Last Reviewed on June 19, 2019, by eNotes Editorial. Word Count: 254
Chronicles is a memoir that Bob Dylan published in several volumes under his real name. In it, he reflects on his personal journey from his origins in Minnesota, through becoming a singer-songwriter in New York, to his growing reputation and enduring fame.
Zimmerman talks about the meaning of songwriting in general, and what some particular songs meant to him in contrast to their public reception. He experienced songs as his “guide into some altered consciousness of reality.” He moved away from the influence of popular culture, he insists, not because he wanted to stir up controversy. Rather,
I just thought of mainstream culture as lame as hell and a big trick. It was like the unbroken sea of frost that lay outside the window….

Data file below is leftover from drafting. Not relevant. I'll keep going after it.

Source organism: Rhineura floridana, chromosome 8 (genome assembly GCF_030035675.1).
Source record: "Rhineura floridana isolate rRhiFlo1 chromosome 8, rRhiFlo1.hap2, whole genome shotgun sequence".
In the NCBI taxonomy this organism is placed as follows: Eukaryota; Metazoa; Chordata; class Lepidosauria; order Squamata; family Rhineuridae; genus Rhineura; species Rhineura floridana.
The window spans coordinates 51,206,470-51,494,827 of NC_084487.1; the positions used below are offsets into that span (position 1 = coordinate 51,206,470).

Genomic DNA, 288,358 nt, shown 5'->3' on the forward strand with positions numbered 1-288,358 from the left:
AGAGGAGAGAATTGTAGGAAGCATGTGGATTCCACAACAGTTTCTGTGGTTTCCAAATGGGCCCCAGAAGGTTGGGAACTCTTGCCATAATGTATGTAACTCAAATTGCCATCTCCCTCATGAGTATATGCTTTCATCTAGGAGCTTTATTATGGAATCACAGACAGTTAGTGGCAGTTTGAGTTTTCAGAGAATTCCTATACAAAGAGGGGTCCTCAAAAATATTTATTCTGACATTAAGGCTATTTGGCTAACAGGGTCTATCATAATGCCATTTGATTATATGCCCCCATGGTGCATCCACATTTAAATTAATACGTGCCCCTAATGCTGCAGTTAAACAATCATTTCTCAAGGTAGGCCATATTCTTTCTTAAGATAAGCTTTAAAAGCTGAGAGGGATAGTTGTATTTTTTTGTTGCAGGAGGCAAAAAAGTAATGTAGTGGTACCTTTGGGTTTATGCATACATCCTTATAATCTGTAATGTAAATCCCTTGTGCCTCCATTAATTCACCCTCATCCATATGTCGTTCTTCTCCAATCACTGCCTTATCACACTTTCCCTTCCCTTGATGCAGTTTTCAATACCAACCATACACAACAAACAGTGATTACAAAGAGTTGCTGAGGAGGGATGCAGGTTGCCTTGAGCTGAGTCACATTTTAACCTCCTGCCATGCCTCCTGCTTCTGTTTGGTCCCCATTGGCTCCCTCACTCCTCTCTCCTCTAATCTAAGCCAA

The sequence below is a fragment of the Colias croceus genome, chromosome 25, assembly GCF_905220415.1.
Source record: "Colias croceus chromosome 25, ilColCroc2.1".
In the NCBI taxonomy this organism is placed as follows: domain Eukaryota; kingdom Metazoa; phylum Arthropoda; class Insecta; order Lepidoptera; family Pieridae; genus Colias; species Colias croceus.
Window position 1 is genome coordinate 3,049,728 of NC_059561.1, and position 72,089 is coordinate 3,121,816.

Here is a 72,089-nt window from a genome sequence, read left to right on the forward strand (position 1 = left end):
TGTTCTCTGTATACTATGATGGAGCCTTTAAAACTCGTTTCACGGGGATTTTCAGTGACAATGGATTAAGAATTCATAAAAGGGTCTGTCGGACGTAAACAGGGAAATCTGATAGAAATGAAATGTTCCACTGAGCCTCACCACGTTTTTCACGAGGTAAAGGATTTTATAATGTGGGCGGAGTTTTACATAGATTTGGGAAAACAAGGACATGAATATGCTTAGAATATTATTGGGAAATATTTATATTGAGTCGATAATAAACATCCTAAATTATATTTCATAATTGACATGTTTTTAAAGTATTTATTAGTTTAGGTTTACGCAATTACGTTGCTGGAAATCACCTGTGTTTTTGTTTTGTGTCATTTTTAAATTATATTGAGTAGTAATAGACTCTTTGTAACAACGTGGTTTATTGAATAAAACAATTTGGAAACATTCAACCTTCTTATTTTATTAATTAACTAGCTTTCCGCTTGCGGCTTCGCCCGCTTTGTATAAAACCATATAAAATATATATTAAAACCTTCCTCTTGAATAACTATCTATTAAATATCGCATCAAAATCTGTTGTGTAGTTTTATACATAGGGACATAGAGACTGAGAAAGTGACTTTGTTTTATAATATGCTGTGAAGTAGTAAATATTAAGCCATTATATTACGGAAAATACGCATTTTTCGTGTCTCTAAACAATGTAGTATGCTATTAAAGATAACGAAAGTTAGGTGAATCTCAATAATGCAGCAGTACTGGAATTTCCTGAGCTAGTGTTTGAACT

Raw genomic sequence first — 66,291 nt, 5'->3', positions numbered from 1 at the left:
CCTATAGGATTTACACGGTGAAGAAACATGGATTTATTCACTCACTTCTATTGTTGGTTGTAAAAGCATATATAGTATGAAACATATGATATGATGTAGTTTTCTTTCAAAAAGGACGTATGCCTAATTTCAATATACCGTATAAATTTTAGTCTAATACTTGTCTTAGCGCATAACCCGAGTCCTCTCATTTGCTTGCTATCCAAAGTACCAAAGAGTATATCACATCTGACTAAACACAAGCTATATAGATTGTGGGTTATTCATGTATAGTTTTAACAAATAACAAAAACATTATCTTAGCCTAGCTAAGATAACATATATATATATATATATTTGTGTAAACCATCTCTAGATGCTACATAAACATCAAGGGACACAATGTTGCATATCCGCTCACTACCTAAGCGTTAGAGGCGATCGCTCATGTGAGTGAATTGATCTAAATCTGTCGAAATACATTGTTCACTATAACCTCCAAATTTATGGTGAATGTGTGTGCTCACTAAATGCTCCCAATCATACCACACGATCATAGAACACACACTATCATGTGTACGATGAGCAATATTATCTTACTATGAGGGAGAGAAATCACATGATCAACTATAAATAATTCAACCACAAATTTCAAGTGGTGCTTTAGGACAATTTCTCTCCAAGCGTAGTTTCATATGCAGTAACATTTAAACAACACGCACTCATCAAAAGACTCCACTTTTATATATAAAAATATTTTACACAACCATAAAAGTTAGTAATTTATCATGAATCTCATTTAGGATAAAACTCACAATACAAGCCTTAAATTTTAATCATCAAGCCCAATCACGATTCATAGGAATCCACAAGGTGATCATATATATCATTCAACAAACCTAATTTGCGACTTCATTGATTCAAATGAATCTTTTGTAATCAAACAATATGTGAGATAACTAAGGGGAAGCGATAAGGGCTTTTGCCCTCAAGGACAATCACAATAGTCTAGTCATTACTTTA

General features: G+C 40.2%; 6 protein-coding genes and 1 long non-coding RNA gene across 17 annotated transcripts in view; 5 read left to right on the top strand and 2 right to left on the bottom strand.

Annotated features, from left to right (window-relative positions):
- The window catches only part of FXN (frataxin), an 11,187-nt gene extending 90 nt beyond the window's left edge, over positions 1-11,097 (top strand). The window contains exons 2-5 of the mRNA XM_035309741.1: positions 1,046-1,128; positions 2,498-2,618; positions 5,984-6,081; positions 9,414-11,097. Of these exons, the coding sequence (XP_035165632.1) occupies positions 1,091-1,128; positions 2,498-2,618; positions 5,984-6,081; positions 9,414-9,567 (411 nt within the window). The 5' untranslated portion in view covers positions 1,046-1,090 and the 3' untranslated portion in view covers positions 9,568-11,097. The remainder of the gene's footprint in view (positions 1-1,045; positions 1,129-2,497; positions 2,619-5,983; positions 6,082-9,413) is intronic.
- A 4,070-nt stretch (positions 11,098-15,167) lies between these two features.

The major changes he wrought mid-career were necessary to continue living a creative life. Once he had become a household word, even an icon, he felt inescapably confined in his earlier persona.
Wherever I am, I'm a '60s troubadour, a folk-rock relic, a wordsmith from bygone days, a fictitious head of state from a place nobody knows.
Reflecting on the influence of his childhood in that unknown place, Zimmerman writes about the difficulty of capturing the ephemeral. One thing that had a major impact was his father’s death and returning to Minnesota for his funeral.
It seemed I'd always been chasing after something that moved - a car, a bird, a blowing leaf - anything that might lead me into some more lit place, some unknown land downriver.
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